Over the past two quarters, we have reported on claims filed in federal court by plaintiff shareholders seeking to recover “short-swing profits” from Section 16 officers by matching an allegedly discretionary (non-exempt) withholding of equity award shares from a Section 16 officer that occurred within six months of an acquisition (such as a purchase) of shares by such officer that was non-exempt under Section 16(b) of the Exchange Act.

Although in each case the withholding of shares was authorized by the issuer’s board or compensation committee-approved award agreement and therefore should be exempt from Section 16(b) under Rule 16b-3(e), the shareholder has argued that a share withholding transaction is so exempt only if the authorized withholding occurs automatically in accordance with the Board or Compensation Committee approval and without any ability on the part of the Section 16 officer or the company to determine that an alternative method may be used to satisfy tax withholding obligations.

In what appears to be the first ruling on the issue, on April 26 2017, the US district court for the Southern District of Texas dismissed the shareholder’s claim in its entirety. See J.D. Jordan v. Robert Flexton, et al., No. 4:16-CV-03316 (S.D. Tex. filed November 9, 2016).  In this case, the plaintiff shareholder’s claim centered around share withholding transactions that occurred pursuant to the terms of a compensation committee-approved RSU agreement that required the defendant Section 16 officers to satisfy their tax withholding obligations by delivering cash to the company, but if they failed to do so, the company was authorized to either withhold from cash or stock otherwise payable to the officers, including shares deliverable under the RSU.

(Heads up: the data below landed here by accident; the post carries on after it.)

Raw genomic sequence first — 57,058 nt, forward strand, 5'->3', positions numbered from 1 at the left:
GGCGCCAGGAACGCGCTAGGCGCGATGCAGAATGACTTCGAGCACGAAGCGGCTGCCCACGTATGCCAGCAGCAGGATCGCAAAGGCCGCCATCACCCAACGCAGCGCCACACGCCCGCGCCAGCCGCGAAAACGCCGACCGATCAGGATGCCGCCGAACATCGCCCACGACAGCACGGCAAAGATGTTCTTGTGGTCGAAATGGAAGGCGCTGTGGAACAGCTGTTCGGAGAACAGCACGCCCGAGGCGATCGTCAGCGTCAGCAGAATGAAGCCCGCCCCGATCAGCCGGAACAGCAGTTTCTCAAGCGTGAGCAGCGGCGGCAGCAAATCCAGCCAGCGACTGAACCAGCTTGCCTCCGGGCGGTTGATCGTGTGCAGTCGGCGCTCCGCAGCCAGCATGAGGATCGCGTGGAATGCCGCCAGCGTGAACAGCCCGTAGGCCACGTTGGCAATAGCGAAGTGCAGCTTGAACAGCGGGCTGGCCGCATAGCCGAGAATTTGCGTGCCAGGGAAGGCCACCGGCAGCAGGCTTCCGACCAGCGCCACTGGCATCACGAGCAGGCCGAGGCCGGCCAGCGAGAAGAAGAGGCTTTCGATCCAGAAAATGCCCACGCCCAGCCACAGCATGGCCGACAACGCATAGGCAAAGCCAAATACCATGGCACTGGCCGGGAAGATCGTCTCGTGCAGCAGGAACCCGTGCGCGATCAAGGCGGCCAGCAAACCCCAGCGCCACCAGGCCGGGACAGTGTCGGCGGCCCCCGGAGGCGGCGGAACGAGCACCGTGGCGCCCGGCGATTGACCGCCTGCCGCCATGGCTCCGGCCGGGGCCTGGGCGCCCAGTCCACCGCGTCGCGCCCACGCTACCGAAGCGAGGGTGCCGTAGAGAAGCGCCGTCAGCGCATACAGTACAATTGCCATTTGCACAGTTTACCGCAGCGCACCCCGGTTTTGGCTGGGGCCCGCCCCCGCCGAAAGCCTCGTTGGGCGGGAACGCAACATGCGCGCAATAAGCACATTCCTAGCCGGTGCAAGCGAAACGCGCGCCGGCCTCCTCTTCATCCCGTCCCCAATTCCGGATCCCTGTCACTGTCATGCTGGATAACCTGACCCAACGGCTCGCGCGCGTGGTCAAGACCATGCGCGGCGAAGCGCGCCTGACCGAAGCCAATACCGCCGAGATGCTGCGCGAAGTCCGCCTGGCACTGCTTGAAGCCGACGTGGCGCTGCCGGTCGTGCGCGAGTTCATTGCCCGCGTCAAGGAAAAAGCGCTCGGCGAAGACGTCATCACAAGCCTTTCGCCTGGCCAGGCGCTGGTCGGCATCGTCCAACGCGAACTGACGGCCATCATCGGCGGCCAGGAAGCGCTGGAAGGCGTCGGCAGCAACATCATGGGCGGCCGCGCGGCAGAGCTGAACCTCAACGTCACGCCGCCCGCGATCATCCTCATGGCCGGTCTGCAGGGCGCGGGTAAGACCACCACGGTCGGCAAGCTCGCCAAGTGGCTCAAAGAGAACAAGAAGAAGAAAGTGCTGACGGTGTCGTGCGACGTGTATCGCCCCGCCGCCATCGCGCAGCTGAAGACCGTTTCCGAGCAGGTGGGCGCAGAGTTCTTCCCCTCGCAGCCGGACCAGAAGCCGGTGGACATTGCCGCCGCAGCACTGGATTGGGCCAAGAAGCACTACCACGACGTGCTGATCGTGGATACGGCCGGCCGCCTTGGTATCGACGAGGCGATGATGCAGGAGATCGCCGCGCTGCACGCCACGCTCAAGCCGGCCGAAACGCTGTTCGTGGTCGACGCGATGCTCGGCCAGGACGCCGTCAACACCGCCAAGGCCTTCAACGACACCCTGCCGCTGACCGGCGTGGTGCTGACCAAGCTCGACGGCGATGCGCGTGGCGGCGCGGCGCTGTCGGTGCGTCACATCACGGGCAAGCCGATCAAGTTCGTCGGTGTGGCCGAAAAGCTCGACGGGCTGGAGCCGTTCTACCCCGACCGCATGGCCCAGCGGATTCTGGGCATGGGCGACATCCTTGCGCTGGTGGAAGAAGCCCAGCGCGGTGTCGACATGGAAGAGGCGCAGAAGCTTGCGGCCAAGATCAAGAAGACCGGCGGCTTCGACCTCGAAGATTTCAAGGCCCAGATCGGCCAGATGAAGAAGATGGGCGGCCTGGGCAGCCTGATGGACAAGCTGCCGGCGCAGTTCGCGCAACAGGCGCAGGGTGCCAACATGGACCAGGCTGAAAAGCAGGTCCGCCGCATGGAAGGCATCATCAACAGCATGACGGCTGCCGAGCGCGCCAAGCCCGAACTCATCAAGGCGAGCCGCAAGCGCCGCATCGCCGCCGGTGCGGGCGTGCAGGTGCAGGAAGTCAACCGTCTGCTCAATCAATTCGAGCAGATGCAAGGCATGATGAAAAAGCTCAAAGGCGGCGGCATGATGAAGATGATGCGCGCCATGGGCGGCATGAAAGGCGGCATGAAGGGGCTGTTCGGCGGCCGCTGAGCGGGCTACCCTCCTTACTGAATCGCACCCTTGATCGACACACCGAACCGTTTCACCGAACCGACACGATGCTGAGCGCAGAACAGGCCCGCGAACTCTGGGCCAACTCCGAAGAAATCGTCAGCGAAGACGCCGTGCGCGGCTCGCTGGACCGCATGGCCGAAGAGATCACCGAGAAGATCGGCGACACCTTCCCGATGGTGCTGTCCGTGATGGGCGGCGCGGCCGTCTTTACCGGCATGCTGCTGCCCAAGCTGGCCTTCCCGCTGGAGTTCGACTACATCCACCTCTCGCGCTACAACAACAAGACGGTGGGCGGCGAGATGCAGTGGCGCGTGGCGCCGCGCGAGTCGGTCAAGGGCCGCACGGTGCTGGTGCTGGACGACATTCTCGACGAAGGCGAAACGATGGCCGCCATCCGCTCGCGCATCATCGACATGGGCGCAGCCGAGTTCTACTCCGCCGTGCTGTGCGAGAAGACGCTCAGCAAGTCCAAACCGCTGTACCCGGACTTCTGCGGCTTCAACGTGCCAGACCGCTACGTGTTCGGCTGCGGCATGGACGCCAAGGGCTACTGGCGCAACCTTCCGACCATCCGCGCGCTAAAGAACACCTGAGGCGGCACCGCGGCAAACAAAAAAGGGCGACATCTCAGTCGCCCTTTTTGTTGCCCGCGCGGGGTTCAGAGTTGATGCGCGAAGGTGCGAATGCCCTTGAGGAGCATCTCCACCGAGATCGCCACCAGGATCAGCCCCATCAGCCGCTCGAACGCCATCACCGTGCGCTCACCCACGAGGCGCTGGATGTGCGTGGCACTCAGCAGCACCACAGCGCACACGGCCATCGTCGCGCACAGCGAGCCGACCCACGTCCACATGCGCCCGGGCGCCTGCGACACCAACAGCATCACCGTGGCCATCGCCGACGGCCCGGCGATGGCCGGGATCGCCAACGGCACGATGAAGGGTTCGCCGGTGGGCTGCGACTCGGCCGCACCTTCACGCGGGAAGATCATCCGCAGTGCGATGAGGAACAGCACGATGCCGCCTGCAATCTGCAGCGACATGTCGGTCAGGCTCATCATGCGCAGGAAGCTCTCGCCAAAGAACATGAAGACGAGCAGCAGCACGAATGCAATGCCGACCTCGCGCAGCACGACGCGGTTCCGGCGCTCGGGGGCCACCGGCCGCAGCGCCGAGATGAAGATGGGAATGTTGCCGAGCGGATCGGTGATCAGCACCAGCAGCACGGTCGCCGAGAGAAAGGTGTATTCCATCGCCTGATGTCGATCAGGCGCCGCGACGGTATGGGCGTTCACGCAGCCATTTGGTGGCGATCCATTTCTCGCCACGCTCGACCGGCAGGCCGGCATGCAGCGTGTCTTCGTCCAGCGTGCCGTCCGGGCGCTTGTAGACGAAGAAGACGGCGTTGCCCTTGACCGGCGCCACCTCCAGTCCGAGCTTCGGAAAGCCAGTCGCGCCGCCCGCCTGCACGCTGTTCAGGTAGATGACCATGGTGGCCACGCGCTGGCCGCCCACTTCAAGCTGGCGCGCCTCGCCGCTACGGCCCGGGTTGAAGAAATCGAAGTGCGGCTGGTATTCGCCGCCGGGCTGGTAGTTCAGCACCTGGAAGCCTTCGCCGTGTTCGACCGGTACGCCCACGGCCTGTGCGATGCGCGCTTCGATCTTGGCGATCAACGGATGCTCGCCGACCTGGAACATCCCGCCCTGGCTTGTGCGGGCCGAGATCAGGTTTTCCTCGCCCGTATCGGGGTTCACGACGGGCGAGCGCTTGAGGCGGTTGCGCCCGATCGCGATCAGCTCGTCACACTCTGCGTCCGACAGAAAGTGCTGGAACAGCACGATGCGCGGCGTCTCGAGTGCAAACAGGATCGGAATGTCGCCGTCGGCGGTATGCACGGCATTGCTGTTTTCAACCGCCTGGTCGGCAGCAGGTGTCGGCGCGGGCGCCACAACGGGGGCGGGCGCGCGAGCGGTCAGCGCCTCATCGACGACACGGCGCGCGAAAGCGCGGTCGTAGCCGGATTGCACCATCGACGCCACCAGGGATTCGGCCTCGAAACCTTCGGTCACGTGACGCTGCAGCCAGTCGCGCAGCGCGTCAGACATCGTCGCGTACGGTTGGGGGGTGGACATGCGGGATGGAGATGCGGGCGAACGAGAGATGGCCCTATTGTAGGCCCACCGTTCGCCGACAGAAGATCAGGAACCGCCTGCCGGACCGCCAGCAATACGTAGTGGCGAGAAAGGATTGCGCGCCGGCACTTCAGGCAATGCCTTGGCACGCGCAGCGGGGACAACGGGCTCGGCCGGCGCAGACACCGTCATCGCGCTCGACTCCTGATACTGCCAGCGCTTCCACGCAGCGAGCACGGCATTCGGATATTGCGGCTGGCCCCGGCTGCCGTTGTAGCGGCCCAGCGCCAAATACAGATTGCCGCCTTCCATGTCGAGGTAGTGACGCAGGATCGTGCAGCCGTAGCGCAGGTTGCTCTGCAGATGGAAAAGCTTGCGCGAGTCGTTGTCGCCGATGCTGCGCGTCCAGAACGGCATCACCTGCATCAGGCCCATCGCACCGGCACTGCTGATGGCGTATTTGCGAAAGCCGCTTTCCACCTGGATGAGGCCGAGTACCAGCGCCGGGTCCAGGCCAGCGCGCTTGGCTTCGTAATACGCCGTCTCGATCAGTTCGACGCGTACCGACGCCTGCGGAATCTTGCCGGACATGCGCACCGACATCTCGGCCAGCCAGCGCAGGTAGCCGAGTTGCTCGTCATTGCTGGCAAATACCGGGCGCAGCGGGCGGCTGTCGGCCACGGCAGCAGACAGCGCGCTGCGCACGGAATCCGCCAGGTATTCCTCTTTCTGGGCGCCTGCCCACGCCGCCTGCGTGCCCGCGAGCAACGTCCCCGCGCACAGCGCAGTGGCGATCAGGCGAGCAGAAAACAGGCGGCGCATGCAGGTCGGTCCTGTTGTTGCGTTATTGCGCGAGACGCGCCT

The plaintiff claimed that the withholding in shares was non-exempt both because (i) the officers had discretion to pay their taxes in either cash or in shares, which demonstrated their ability to take advantage of their inside information, and (ii) the company had discretion as to whether to withhold in shares or from cash compensation - which the plaintiff asserted would mean that the withholding was not “automatic” as required by the SEC in Compensation and Disclosure Interpretation 123.16 relating to Rule 16b-3, issued in 2007.

In dismissing the plaintiff’s claim, the court stated simply that “the transactions in question are compensation related and are designed to be exempt under Section 16b-3(e) of the Securities Exchange Act of 1934.”  Although the court did not provide further analysis of the basis for its decision, it has clearly rejected the arguments on which these plaintiff shareholder claims are based and it is to be hoped that it will be persuasive for the courts considering the other pending cases.

Until such other cases are decided, it remains advisable to limit the use of discretion around share withholding in equity award agreements with Section 16 officers, particularly discretion on the part of the company in view of the existing SEC guidance on this point.